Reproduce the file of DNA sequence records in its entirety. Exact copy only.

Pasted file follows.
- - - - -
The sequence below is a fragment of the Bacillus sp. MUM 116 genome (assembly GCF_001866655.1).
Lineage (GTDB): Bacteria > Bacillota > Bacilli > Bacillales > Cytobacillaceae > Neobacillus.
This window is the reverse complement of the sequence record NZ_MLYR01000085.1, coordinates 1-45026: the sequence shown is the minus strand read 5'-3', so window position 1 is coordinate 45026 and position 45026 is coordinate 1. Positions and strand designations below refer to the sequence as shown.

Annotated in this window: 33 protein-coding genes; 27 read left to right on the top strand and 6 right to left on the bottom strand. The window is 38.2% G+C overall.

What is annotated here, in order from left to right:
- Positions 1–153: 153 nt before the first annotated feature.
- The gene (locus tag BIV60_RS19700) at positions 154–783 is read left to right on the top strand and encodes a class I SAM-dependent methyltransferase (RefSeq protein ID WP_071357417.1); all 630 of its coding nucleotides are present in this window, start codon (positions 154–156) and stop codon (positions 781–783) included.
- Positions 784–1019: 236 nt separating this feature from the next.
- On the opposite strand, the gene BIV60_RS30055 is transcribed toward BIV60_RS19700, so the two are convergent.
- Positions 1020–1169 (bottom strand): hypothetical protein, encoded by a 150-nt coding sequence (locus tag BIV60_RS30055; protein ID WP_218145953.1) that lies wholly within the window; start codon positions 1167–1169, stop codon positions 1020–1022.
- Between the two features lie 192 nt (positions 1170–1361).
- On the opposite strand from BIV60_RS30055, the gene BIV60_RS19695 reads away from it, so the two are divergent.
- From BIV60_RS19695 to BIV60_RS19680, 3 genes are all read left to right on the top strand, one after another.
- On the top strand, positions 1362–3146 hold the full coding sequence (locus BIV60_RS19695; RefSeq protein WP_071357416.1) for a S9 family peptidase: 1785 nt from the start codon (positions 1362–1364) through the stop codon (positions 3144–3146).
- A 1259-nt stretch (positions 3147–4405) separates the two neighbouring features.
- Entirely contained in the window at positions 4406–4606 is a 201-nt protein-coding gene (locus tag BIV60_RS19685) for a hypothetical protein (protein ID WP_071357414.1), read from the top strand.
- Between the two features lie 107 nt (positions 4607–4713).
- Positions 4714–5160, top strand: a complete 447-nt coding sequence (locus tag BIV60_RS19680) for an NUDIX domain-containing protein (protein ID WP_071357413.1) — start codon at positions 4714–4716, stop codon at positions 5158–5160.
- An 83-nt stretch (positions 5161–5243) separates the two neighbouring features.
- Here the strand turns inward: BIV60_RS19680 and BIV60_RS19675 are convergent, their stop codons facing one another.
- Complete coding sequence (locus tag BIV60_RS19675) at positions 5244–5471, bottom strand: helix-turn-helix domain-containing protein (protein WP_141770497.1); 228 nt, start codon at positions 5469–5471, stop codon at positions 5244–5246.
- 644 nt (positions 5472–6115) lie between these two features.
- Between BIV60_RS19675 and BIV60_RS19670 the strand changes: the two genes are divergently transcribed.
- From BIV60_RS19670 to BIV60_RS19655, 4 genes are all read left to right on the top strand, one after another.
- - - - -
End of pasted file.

The sequence below is a fragment of the Bacillus sp. MUM 116 genome (assembly GCF_001866655.1).
Lineage (GTDB): Bacteria > Bacillota > Bacilli > Bacillales > Cytobacillaceae > Neobacillus.
This window is the reverse complement of the sequence record NZ_MLYR01000085.1, coordinates 1-45026: the sequence shown is the minus strand read 5'-3', so window position 1 is coordinate 45026 and position 45026 is coordinate 1. Positions and strand designations below refer to the sequence as shown.

Annotated in this window: 33 protein-coding genes; 27 read left to right on the top strand and 6 right to left on the bottom strand. The window is 38.2% G+C overall.

What is annotated here, in order from left to right:
- Positions 1–153: 153 nt before the first annotated feature.
- The gene (locus tag BIV60_RS19700) at positions 154–783 is read left to right on the top strand and encodes a class I SAM-dependent methyltransferase (RefSeq protein ID WP_071357417.1); all 630 of its coding nucleotides are present in this window, start codon (positions 154–156) and stop codon (positions 781–783) included.
- Positions 784–1019: 236 nt separating this feature from the next.
- On the opposite strand, the gene BIV60_RS30055 is transcribed toward BIV60_RS19700, so the two are convergent.
- Positions 1020–1169 (bottom strand): hypothetical protein, encoded by a 150-nt coding sequence (locus tag BIV60_RS30055; protein ID WP_218145953.1) that lies wholly within the window; start codon positions 1167–1169, stop codon positions 1020–1022.
- Between the two features lie 192 nt (positions 1170–1361).
- On the opposite strand from BIV60_RS30055, the gene BIV60_RS19695 reads away from it, so the two are divergent.
- From BIV60_RS19695 to BIV60_RS19680, 3 genes are all read left to right on the top strand, one after another.
- On the top strand, positions 1362–3146 hold the full coding sequence (locus BIV60_RS19695; RefSeq protein WP_071357416.1) for a S9 family peptidase: 1785 nt from the start codon (positions 1362–1364) through the stop codon (positions 3144–3146).
- A 1259-nt stretch (positions 3147–4405) separates the two neighbouring features.
- Entirely contained in the window at positions 4406–4606 is a 201-nt protein-coding gene (locus tag BIV60_RS19685) for a hypothetical protein (protein ID WP_071357414.1), read from the top strand.
- Between the two features lie 107 nt (positions 4607–4713).
- Positions 4714–5160, top strand: a complete 447-nt coding sequence (locus tag BIV60_RS19680) for an NUDIX domain-containing protein (protein ID WP_071357413.1) — start codon at positions 4714–4716, stop codon at positions 5158–5160.
- An 83-nt stretch (positions 5161–5243) separates the two neighbouring features.
- Here the strand turns inward: BIV60_RS19680 and BIV60_RS19675 are convergent, their stop codons facing one another.
- Complete coding sequence (locus tag BIV60_RS19675) at positions 5244–5471, bottom strand: helix-turn-helix domain-containing protein (protein WP_141770497.1); 228 nt, start codon at positions 5469–5471, stop codon at positions 5244–5246.
- 644 nt (positions 5472–6115) lie between these two features.
- Between BIV60_RS19675 and BIV60_RS19670 the strand changes: the two genes are divergently transcribed.
- From BIV60_RS19670 to BIV60_RS19655, 4 genes are all read left to right on the top strand, one after another.